Yesterday we went to the International Folk Art Market in Santa Fe -and what a feast to the senses! With over 132 individual artists representing 50 countries (related story from Reuters), it’s the largest folk art market in the world. An annual event, you may consider making a special trip next year. I have to say, this event was the best organized, best staffed and best planned event I’ve ever attended. Saturday’s entry fee was $20 (at the gate, $15 in advance) and it was worth every penny. Great food as well; nearly every vendor had a range of vegetarian selections.
One thing I like about folk art is that the artists aren’t afraid of color. I weary of pallid noncommittal color trends common in today’s clothing. I’m sick of those greens and blues that can’t decide which color it wants to be. Do I want to be blue? I don’t want to commit to that, let’s muddle it with some black or maybe a bit of yellow so it ends up looking like a six year old’s first color mixing experiment. ugh. So we bought stuff. Not a lot since it wasn’t inexpensive but a few nice pieces. A 12″ X 18″ bit of embroidery depicting simple (but harder) village life, a beaded cat, a yarn painting and something else but I forget what. At right is a yarn painting by Huichol artist Cilau Valadez. I may be writing more about this later this week.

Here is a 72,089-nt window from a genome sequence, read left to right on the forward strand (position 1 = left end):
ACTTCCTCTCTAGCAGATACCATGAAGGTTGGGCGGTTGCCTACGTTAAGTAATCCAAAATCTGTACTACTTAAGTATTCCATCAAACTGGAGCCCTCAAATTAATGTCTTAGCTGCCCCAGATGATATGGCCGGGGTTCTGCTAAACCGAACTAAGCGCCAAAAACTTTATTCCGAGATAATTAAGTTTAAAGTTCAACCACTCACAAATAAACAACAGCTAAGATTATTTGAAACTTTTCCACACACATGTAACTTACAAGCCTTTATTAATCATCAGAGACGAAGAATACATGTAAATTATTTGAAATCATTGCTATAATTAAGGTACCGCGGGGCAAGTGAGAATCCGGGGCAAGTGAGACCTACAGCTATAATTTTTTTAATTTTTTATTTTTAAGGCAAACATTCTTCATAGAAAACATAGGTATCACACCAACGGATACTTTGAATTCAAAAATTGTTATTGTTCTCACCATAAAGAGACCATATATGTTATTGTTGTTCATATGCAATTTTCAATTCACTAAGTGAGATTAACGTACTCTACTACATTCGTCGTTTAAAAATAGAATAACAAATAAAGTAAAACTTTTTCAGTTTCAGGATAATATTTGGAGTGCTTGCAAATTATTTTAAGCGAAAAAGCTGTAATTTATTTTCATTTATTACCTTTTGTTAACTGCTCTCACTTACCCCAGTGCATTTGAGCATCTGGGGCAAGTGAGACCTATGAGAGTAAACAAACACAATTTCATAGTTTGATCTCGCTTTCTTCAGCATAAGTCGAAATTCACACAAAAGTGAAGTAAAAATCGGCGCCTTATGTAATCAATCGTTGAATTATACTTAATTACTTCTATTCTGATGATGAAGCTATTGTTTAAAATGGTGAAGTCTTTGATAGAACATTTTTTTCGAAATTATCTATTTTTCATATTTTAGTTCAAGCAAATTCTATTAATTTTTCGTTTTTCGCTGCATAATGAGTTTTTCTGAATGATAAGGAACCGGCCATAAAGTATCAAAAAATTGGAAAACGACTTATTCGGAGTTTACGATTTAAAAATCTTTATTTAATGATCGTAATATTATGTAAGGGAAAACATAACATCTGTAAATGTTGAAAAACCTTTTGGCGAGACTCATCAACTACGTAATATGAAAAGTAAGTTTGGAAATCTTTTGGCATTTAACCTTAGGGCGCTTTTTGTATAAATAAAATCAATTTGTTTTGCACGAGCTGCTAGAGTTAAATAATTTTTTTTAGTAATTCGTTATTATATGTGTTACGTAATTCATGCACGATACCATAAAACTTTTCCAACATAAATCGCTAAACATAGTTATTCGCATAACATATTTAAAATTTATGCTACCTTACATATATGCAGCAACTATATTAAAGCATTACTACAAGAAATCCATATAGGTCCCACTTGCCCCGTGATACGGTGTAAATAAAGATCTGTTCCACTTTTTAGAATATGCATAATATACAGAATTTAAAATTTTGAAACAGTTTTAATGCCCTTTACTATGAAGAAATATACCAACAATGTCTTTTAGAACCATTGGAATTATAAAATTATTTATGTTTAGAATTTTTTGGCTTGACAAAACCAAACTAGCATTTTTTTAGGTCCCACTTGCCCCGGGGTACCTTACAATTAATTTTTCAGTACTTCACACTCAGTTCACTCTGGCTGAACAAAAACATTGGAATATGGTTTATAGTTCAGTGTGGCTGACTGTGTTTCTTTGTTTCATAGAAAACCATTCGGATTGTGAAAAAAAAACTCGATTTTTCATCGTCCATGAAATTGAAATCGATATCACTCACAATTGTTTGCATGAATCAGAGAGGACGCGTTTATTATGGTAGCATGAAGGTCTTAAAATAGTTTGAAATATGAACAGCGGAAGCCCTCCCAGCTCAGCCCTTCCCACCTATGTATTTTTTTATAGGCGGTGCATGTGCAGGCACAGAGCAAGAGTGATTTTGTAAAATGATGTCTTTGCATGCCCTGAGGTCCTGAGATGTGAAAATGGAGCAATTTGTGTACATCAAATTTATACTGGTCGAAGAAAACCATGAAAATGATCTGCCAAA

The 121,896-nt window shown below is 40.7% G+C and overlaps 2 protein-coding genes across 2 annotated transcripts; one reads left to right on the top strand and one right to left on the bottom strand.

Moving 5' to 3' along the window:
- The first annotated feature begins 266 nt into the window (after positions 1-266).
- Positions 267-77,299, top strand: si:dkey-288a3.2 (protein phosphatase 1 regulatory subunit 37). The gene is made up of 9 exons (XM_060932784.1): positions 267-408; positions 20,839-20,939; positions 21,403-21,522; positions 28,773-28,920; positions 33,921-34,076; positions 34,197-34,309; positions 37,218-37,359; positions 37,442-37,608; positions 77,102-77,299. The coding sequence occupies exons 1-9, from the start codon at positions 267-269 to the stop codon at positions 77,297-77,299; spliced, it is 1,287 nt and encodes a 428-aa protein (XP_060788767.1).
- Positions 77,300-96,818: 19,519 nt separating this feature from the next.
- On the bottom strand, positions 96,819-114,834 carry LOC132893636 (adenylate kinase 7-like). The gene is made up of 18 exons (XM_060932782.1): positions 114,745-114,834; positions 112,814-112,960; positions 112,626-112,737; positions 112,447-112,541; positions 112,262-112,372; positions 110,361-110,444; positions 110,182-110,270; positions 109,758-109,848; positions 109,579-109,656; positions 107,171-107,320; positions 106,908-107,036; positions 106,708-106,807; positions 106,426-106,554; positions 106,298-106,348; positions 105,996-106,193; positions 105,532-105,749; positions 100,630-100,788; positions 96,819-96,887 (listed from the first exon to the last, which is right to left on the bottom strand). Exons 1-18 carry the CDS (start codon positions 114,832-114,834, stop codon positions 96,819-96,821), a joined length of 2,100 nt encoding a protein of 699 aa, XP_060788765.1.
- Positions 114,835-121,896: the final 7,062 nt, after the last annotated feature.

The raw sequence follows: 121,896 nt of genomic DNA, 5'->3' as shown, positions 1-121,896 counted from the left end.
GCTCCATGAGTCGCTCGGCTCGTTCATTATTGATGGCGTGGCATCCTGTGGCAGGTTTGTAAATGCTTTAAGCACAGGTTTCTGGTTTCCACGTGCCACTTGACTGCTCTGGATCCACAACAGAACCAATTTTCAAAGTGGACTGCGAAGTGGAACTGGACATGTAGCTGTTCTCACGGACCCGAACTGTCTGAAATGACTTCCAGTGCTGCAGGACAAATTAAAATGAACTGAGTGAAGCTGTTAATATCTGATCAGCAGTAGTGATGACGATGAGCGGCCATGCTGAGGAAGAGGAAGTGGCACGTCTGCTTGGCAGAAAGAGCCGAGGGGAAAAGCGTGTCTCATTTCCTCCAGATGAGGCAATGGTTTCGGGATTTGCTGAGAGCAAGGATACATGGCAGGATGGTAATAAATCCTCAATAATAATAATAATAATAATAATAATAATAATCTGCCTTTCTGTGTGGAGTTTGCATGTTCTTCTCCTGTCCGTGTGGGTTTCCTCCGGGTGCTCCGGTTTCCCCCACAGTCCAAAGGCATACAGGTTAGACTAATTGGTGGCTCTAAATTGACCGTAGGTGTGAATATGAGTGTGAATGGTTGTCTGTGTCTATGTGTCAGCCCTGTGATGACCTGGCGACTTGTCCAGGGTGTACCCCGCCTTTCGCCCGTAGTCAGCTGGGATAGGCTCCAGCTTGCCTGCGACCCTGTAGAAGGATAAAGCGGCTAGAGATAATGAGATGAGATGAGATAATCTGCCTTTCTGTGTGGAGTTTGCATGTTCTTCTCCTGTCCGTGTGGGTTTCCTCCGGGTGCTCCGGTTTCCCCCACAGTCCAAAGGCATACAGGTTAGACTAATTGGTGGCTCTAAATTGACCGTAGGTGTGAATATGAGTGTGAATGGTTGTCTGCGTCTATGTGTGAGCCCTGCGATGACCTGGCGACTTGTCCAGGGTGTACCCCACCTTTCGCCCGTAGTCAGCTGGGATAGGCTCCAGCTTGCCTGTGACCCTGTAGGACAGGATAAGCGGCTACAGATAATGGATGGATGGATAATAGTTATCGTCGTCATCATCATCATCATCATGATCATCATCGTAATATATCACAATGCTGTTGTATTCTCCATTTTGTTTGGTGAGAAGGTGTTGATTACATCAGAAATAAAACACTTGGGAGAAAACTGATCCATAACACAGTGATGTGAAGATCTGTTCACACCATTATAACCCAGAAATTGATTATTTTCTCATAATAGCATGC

Below you’ll find the entries published here for this week over the past six years. As ever, there’s over 2,000 more in the archives if you’re looking for reading material. Here’s to a restful and colorful weekend.
July 1, through July 7, 2010
Would you know a nice sewing factory if you saw one?
Talking the Talk: Textile Color Standards